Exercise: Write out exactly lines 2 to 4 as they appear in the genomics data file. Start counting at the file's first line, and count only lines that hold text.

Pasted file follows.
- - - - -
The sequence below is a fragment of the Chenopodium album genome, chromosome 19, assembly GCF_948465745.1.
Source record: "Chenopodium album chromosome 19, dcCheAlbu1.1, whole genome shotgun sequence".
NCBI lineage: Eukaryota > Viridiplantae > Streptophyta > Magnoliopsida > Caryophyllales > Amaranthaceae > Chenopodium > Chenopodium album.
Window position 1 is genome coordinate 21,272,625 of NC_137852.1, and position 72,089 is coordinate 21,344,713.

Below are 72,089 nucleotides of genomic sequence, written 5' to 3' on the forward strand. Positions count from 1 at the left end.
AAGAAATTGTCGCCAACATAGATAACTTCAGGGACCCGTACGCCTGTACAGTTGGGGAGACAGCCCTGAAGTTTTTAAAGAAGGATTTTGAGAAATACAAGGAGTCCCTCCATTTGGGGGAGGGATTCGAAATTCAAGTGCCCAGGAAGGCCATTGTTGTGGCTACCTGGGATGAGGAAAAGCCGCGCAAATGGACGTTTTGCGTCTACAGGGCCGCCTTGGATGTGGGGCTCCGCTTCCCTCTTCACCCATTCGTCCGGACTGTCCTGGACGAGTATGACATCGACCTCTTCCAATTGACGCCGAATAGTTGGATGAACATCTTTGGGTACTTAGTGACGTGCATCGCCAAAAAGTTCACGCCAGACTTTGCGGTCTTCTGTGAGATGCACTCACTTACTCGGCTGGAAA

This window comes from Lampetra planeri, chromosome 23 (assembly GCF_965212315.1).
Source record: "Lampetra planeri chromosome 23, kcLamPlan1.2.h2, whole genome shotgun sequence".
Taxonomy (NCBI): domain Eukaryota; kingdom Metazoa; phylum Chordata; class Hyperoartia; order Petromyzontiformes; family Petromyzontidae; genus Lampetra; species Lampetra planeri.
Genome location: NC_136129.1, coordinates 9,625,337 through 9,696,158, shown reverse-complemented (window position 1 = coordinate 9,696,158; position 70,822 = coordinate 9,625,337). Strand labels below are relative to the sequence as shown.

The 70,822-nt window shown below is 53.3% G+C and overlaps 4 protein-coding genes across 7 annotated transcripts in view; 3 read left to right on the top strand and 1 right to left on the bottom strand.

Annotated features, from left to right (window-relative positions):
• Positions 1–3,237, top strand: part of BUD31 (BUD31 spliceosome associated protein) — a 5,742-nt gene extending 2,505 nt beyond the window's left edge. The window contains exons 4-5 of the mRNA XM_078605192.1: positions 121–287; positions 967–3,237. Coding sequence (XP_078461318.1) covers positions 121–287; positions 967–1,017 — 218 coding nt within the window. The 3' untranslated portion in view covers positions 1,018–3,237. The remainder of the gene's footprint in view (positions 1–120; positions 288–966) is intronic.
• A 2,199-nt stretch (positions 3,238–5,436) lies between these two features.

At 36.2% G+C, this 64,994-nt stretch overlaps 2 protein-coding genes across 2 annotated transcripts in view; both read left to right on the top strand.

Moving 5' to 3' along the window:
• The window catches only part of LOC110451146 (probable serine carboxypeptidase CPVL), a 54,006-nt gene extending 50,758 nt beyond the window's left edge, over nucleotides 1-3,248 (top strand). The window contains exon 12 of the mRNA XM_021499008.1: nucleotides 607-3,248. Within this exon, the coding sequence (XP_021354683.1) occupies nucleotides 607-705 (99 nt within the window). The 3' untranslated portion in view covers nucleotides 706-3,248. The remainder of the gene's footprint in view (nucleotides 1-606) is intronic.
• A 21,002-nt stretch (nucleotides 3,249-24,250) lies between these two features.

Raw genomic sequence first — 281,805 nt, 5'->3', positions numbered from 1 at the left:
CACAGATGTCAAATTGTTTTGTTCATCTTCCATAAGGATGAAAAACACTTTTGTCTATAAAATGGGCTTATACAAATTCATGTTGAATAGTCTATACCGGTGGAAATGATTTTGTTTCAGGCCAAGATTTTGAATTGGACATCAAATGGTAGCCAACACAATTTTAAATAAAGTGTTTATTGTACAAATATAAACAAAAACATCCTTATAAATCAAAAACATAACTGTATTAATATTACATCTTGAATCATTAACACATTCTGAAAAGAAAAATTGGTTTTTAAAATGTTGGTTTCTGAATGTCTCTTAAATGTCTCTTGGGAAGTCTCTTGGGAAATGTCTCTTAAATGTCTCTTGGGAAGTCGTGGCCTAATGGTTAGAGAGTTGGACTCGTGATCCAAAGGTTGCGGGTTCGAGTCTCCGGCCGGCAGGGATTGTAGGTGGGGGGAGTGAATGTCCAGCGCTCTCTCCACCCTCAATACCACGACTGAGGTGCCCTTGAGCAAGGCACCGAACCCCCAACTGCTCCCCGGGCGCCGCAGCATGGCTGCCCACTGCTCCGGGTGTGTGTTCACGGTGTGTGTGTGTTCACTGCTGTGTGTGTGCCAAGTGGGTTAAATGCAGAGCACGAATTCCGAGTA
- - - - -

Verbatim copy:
Source record: "Chenopodium album chromosome 19, dcCheAlbu1.1, whole genome shotgun sequence".
NCBI lineage: Eukaryota > Viridiplantae > Streptophyta > Magnoliopsida > Caryophyllales > Amaranthaceae > Chenopodium > Chenopodium album.
Window position 1 is genome coordinate 21,272,625 of NC_137852.1, and position 72,089 is coordinate 21,344,713.